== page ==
UBC Theses and Dissertations

UBC Theses Logo

UBC Theses and Dissertations

A partnership in communication: a qualitative study on the experiences of Punjabi clients as users of… Kainth, Amritpal Polly 1998

Your browser doesn't seem to have a PDF viewer, please download the PDF to view this item.

Item Metadata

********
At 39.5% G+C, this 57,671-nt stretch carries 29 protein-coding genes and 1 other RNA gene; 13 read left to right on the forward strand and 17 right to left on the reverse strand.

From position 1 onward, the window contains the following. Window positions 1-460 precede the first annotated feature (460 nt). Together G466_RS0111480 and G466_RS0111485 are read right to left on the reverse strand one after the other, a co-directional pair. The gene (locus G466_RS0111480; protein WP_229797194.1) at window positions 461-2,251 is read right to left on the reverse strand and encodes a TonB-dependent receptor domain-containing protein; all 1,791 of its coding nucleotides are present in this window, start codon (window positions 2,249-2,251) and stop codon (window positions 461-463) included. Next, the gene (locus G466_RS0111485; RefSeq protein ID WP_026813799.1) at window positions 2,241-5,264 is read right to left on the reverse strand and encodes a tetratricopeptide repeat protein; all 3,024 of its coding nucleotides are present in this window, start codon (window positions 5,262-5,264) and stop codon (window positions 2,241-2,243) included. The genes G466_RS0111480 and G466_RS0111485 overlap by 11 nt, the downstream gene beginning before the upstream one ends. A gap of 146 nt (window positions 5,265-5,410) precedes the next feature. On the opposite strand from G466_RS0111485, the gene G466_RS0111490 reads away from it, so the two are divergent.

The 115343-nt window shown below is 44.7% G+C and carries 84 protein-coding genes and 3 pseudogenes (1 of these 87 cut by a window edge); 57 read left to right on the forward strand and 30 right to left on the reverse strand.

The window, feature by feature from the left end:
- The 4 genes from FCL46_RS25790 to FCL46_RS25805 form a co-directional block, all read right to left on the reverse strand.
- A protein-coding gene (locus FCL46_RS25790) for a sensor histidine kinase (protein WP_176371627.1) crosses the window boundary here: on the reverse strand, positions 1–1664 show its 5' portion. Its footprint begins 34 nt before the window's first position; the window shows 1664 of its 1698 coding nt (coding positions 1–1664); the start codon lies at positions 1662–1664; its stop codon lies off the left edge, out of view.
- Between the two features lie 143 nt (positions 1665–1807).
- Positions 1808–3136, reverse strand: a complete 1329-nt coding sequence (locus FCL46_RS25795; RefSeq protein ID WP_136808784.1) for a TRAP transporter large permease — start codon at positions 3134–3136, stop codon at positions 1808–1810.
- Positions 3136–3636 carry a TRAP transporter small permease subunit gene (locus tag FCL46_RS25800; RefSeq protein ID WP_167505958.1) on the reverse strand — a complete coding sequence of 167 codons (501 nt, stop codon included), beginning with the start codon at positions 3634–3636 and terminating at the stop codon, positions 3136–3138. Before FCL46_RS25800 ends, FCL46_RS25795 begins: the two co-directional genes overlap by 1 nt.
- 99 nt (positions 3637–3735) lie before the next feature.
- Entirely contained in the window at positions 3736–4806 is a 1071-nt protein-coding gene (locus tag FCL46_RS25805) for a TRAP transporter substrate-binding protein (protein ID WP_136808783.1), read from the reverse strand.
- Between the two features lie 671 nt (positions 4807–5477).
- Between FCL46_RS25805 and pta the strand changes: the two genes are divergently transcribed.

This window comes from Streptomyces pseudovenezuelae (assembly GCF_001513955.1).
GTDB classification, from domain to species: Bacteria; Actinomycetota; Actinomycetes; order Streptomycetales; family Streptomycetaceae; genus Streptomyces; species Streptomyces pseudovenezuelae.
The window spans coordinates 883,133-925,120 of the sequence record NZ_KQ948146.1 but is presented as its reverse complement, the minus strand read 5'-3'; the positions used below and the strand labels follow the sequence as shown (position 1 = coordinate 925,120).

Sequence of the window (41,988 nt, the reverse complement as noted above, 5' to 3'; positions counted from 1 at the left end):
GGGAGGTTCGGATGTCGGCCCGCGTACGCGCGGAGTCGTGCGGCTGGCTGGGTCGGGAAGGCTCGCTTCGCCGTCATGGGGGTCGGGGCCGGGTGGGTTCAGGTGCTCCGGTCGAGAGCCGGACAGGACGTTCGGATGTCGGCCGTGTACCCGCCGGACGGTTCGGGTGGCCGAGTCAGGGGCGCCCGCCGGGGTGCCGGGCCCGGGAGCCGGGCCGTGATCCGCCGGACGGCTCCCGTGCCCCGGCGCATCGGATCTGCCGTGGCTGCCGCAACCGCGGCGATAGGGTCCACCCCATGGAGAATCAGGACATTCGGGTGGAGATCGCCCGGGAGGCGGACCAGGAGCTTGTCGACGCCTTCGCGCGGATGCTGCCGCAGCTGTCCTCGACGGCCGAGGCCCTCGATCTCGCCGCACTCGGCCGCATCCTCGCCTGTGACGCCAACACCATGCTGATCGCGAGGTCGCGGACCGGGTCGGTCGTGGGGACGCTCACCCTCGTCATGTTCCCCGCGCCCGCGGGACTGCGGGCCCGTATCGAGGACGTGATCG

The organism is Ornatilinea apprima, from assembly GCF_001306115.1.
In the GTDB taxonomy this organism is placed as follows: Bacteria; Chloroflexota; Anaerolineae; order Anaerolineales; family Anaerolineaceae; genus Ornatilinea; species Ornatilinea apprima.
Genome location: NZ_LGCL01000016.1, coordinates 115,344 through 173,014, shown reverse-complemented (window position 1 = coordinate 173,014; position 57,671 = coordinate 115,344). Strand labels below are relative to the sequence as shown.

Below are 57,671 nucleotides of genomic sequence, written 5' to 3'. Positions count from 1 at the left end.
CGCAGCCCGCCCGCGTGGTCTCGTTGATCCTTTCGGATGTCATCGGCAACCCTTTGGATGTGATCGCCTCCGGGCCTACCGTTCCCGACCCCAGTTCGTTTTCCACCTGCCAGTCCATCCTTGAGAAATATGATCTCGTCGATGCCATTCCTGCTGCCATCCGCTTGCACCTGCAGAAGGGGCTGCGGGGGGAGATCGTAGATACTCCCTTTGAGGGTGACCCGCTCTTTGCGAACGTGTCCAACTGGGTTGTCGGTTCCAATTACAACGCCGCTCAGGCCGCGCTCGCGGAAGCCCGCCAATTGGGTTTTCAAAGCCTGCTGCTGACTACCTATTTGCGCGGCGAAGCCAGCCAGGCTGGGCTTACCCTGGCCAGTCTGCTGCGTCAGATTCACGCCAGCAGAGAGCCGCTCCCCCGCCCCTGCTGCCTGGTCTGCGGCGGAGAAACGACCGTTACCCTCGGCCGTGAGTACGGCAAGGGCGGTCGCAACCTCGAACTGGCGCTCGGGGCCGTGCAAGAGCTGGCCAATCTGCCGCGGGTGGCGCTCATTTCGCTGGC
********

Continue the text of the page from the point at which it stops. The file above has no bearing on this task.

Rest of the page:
Download

Media
831-ubc_1998-0493.pdf [ 5.3MB ]
Metadata
JSON: 831-1.0088597.json
JSON-LD: 831-1.0088597-ld.json
RDF/XML (Pretty): 831-1.0088597-rdf.xml
RDF/JSON: 831-1.0088597-rdf.json
Turtle: 831-1.0088597-turtle.txt
N-Triples: 831-1.0088597-rdf-ntriples.txt
Original Record: 831-1.0088597-source.json
Full Text
831-1.0088597-fulltext.txt
Citation
831-1.0088597.ris

Full Text